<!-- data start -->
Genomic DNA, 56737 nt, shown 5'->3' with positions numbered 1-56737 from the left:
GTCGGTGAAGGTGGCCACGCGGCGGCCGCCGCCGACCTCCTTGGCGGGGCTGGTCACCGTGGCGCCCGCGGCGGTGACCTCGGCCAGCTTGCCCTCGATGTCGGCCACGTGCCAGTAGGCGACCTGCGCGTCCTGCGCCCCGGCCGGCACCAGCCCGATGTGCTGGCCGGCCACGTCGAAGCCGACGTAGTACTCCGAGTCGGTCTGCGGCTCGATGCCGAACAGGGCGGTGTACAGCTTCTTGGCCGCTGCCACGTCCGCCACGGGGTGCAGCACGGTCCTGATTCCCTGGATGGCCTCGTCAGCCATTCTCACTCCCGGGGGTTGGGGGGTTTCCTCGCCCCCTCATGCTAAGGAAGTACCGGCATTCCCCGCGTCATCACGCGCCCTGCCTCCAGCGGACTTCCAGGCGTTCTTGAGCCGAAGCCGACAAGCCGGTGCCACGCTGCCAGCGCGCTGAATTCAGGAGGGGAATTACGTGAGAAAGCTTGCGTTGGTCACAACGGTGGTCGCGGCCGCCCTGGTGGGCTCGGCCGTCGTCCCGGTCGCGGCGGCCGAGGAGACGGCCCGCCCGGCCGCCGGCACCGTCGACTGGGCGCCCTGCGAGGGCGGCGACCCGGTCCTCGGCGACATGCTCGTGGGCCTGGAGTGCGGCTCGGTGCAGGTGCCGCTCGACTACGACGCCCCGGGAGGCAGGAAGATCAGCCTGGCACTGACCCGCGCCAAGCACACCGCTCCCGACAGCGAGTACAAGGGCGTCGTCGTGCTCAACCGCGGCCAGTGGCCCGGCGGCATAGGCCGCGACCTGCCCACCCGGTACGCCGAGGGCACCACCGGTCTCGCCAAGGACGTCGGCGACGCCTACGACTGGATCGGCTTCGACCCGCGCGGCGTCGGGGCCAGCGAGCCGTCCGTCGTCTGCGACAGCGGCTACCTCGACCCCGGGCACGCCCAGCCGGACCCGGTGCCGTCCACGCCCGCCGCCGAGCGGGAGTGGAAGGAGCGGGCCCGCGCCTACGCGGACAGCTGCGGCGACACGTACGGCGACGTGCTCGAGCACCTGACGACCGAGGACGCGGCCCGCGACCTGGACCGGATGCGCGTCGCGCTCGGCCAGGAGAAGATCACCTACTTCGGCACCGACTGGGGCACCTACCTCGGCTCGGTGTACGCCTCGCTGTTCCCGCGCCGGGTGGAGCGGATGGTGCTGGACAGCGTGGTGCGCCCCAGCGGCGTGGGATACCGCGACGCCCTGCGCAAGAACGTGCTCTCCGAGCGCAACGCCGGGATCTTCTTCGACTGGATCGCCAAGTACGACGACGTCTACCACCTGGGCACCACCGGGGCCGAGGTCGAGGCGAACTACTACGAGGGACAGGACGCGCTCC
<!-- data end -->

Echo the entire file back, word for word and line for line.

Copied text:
Genomic DNA, 56737 nt, shown 5'->3' with positions numbered 1-56737 from the left:
GTCGGTGAAGGTGGCCACGCGGCGGCCGCCGCCGACCTCCTTGGCGGGGCTGGTCACCGTGGCGCCCGCGGCGGTGACCTCGGCCAGCTTGCCCTCGATGTCGGCCACGTGCCAGTAGGCGACCTGCGCGTCCTGCGCCCCGGCCGGCACCAGCCCGATGTGCTGGCCGGCCACGTCGAAGCCGACGTAGTACTCCGAGTCGGTCTGCGGCTCGATGCCGAACAGGGCGGTGTACAGCTTCTTGGCCGCTGCCACGTCCGCCACGGGGTGCAGCACGGTCCTGATTCCCTGGATGGCCTCGTCAGCCATTCTCACTCCCGGGGGTTGGGGGGTTTCCTCGCCCCCTCATGCTAAGGAAGTACCGGCATTCCCCGCGTCATCACGCGCCCTGCCTCCAGCGGACTTCCAGGCGTTCTTGAGCCGAAGCCGACAAGCCGGTGCCACGCTGCCAGCGCGCTGAATTCAGGAGGGGAATTACGTGAGAAAGCTTGCGTTGGTCACAACGGTGGTCGCGGCCGCCCTGGTGGGCTCGGCCGTCGTCCCGGTCGCGGCGGCCGAGGAGACGGCCCGCCCGGCCGCCGGCACCGTCGACTGGGCGCCCTGCGAGGGCGGCGACCCGGTCCTCGGCGACATGCTCGTGGGCCTGGAGTGCGGCTCGGTGCAGGTGCCGCTCGACTACGACGCCCCGGGAGGCAGGAAGATCAGCCTGGCACTGACCCGCGCCAAGCACACCGCTCCCGACAGCGAGTACAAGGGCGTCGTCGTGCTCAACCGCGGCCAGTGGCCCGGCGGCATAGGCCGCGACCTGCCCACCCGGTACGCCGAGGGCACCACCGGTCTCGCCAAGGACGTCGGCGACGCCTACGACTGGATCGGCTTCGACCCGCGCGGCGTCGGGGCCAGCGAGCCGTCCGTCGTCTGCGACAGCGGCTACCTCGACCCCGGGCACGCCCAGCCGGACCCGGTGCCGTCCACGCCCGCCGCCGAGCGGGAGTGGAAGGAGCGGGCCCGCGCCTACGCGGACAGCTGCGGCGACACGTACGGCGACGTGCTCGAGCACCTGACGACCGAGGACGCGGCCCGCGACCTGGACCGGATGCGCGTCGCGCTCGGCCAGGAGAAGATCACCTACTTCGGCACCGACTGGGGCACCTACCTCGGCTCGGTGTACGCCTCGCTGTTCCCGCGCCGGGTGGAGCGGATGGTGCTGGACAGCGTGGTGCGCCCCAGCGGCGTGGGATACCGCGACGCCCTGCGCAAGAACGTGCTCTCCGAGCGCAACGCCGGGATCTTCTTCGACTGGATCGCCAAGTACGACGACGTCTACCACCTGGGCACCACCGGGGCCGAGGTCGAGGCGAACTACTACGAGGGACAGGACGCGCTCC